I want to write something for Red, the recently-released, Plume-published collection of 58 essays by teenage women, “on what fires up their lives today.” Or rather, my teenage self would like to. While I was scribbling bad poetry about trees in my journal (the old-fashioned way), the Red writers keep up a group blog, opine politically for the Huffington Post, dash off op-eds for the LA Times and Newsweek, and their words may soon become a play. How’s that for college application fodder? (Founding the Anime Club now seems so much less impressive, doesn’t it?)

The exposure is both exciting and warranted. Red gives these 58 essayists a place where their thoughts are appreciated – which probably does not happen often enough for teenage women. If I could time-travel back to 1998 and offer my high school aged, Baltimore Catholic school girl self the opportunity to pen something candid for a book, I have no idea what I would have said – but hopefully it would be as compelling, unpretentious, and reflective as this assemblage of writings, some of which are by Boston locals (or semi-locals).

The book is the brainchild of Amy Goldwasser, a freelance editor and writer for publications like the New Yorker (NYer devotees will remember her hilariously fantastic Talk of the Town about Christian Louboutin over-the-knee boots), Vogue and the New York Times. The idea to collect and publish essays by teenage women dawned upon her by virtue of a steady volunteer gig, teaching writing at the LowerEastside Girls Club. Goldwasser admired the strength, honesty, and lack of compulsion to conform to a certain style of the writers she worked with there (as opposed to professional writers, whose work she edits daily), and thought that type of writing needed an outlet.

“I’d say in a lot of ways seeing if I could turn this into a book was a selfish idea,” Goldwasser says via -email. “Because I was enjoying the volunteer editing more than my paid work. I thought maybe I could combine them.” So, she sent an e-mail to a few dozen friends, seeking writing submissions from teenage girls across the country, and not long after, she was sorting through 800-something submissions.

Red reads like 58 diaries at once; it feels simultaneously enthralling and verboten, like a hidden entrance into the private thinking spheres of teenage girls, circa 2008. No tiny gold key is required to gain access, though – these women gush their thoughts with ease, about everything, from the challenges of being tall (as relayed by Tufts student Charlotte Steinway), to divorce, to spelling bees, to being too fat or too skinny, to losing friends to the clique-commandeered world of middle school, to losing friends to fatal car accidents, to having crushes on boys, to having crushes on JohnnyDepp, and to having crushes on other women.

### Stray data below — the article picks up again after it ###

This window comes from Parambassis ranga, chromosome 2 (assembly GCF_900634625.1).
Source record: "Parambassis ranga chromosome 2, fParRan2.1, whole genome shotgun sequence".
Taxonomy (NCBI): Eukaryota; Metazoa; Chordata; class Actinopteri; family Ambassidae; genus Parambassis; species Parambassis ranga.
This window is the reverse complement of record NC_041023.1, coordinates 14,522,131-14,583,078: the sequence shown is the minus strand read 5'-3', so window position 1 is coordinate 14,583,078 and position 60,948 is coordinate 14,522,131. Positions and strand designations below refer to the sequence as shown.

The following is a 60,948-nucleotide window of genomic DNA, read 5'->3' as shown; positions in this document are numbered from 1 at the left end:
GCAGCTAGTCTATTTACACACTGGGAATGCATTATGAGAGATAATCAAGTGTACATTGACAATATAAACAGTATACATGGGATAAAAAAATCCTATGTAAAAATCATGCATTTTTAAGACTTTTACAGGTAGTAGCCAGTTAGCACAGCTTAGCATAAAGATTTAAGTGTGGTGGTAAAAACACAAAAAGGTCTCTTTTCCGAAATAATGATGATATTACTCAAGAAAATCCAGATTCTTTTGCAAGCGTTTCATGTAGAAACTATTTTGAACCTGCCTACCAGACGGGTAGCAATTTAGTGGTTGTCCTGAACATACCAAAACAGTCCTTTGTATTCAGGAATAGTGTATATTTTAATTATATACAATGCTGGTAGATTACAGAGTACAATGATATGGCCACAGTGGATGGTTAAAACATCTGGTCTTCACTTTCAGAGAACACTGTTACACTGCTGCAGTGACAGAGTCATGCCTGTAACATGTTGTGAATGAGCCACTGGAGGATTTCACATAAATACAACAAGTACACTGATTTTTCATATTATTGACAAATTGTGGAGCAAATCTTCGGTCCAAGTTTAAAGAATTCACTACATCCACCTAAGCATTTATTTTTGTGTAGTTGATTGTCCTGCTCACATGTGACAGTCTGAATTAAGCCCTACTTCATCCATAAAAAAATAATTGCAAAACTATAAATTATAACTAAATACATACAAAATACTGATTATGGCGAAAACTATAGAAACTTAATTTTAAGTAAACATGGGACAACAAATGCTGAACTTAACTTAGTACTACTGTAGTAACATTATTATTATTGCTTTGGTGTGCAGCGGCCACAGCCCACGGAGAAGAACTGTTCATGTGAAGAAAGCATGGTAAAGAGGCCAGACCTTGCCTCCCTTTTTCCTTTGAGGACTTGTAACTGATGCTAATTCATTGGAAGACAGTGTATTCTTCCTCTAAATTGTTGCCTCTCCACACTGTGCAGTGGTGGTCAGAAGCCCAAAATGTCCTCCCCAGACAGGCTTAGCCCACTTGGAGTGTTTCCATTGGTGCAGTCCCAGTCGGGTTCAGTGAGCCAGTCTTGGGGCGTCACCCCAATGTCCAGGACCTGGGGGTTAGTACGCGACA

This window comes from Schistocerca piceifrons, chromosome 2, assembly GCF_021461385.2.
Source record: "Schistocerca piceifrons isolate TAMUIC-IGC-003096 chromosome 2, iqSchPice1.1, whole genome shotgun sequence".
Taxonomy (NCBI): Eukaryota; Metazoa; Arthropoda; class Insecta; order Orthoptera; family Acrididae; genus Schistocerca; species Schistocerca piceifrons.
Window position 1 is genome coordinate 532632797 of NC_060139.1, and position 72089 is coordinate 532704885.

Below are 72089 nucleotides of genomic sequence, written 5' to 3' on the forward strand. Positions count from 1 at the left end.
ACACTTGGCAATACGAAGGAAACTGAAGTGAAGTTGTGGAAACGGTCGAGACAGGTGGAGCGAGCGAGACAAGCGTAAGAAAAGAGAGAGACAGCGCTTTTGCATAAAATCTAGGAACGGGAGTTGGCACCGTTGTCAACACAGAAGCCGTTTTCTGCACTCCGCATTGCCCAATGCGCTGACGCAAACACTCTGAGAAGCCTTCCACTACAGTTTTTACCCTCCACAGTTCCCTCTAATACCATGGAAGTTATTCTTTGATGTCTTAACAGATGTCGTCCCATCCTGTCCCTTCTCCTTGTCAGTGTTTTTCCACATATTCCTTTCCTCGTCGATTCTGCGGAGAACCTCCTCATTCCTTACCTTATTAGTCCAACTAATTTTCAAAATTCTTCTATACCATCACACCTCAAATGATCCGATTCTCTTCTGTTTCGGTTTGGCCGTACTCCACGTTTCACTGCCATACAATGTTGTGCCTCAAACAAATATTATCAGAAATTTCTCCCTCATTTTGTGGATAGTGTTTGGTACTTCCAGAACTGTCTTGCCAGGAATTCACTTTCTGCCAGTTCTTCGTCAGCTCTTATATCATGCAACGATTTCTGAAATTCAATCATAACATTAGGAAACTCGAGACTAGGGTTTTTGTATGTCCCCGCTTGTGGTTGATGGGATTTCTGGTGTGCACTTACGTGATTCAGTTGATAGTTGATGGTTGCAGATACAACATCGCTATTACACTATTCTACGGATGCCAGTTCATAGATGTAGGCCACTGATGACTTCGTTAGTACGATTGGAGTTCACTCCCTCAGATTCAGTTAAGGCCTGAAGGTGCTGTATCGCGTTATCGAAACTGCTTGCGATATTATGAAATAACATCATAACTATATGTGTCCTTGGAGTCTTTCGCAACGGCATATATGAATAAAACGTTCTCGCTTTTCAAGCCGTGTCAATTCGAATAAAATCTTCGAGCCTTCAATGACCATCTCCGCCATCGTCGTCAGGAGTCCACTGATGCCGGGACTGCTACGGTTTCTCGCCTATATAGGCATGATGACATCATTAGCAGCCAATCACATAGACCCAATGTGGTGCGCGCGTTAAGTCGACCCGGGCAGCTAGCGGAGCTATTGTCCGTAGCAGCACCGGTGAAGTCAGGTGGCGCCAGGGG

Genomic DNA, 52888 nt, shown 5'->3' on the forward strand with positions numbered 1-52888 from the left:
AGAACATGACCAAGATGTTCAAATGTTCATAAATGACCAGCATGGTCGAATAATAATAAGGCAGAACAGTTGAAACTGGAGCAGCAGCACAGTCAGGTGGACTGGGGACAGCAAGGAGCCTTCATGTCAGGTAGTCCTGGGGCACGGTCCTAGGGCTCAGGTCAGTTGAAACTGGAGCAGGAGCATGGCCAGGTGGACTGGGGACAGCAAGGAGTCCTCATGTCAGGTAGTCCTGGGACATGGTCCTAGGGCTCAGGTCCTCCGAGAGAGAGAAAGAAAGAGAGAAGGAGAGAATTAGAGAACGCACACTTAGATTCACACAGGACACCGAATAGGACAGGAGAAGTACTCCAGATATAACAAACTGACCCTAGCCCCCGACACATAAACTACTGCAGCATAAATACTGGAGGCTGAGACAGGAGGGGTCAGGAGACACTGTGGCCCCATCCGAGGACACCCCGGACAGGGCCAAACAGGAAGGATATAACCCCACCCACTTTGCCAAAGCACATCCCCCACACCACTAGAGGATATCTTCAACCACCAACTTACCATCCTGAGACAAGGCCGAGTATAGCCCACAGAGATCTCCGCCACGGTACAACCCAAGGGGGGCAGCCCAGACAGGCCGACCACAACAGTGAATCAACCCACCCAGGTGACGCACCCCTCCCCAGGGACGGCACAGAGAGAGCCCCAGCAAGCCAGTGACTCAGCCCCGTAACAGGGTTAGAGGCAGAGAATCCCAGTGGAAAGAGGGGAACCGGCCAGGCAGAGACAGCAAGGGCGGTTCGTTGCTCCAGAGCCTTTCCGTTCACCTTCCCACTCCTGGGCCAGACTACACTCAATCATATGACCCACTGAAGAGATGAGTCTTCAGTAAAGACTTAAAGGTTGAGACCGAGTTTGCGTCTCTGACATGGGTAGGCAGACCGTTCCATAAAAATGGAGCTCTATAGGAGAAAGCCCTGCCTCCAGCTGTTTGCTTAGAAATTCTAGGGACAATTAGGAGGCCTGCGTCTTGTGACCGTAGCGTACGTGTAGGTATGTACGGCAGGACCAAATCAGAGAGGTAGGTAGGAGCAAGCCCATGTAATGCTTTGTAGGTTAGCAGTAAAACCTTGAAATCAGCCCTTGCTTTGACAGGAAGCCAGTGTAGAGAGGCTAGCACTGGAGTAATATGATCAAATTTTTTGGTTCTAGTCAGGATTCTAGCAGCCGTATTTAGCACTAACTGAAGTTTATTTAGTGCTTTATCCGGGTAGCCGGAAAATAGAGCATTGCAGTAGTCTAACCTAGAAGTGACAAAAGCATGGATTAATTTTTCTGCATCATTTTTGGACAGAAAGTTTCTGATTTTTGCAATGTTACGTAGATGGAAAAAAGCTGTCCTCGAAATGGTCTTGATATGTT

“People stereotype and categorize us and assume they know us,” e-mails Caro Fink, 18, from Lexington. Fink penned an extremely brave piece for Red, about her battles with cutting, as a tool for coping with emotional distress. “This book really showcases the variety and intensity of our lives and gives a real version, not censored by psychology and preconceived notions.”

“Teenagers’ opinions often are disregarded because of our lack of experience,” e-mails Sara Harari – who, coincidentally, is also 18, and from Lexington. “I think that the essays in this book show that while we may be young, we have a lot to say, whether or not you’re ready to listen.”

Harari’s essay an intensely thoughtful and emotionally charged account of dealing with a high school nemesis; a boy pseudonymed “Todd,” whose very vocal case of homophobia was a daily challenge for Harari.

“I can’t help fantasizing about punching him in the face and breaking his nose cleanly in two,” she writes in Red. “Disfigured for life, he will be forced to see the error of his ways… Maybe flaming liberals like me who support women’s rights, world peace, and wind turbines just weren’t meant to get along with sexist, war-obsessed, gas-guzzling raging conservatives like him.”

Harari never clocked “Todd” in the face, luckily. Instead, she fought back with her writing. “The essay was my way of retaliating,” she says in an e-mail. “I was eager to get word out about facing homophobia in high school, even though it wasn’t directed at me.”

Never say smile.


Ryan Adams photo by Annie Leibovitz.

Could there be anyone cooler to have for a photography teacher than Annie Leibovitz? The 59-year-old lens master, known best for her intimate, idiosyncratic portraiture work for Rolling Stone and Vanity Fair, is not drawing up lesson plans quite yet. But her latest book, Annie Leibovitz at Work (Random House), details her career, some of her most famous photo shoots, and includes a section on equipment and questions that budding photographers frequently ask her. If her previous work, A Photographer’s Life: 1990–2005, was a penetrating look into Leibovitz’s personal and work lives, At Work narrows the focus to meaningful moments of her 30-year career.

“I thought of it as a primer or text for a young photographer,” says Leibovitz, over the phone from Manhattan. The book is not a rigid must-have and must-do set of rules for would-be shooters, but rather a loose collection of thoughts and lessons Leibovitz has learned over the years.

Read the rest here.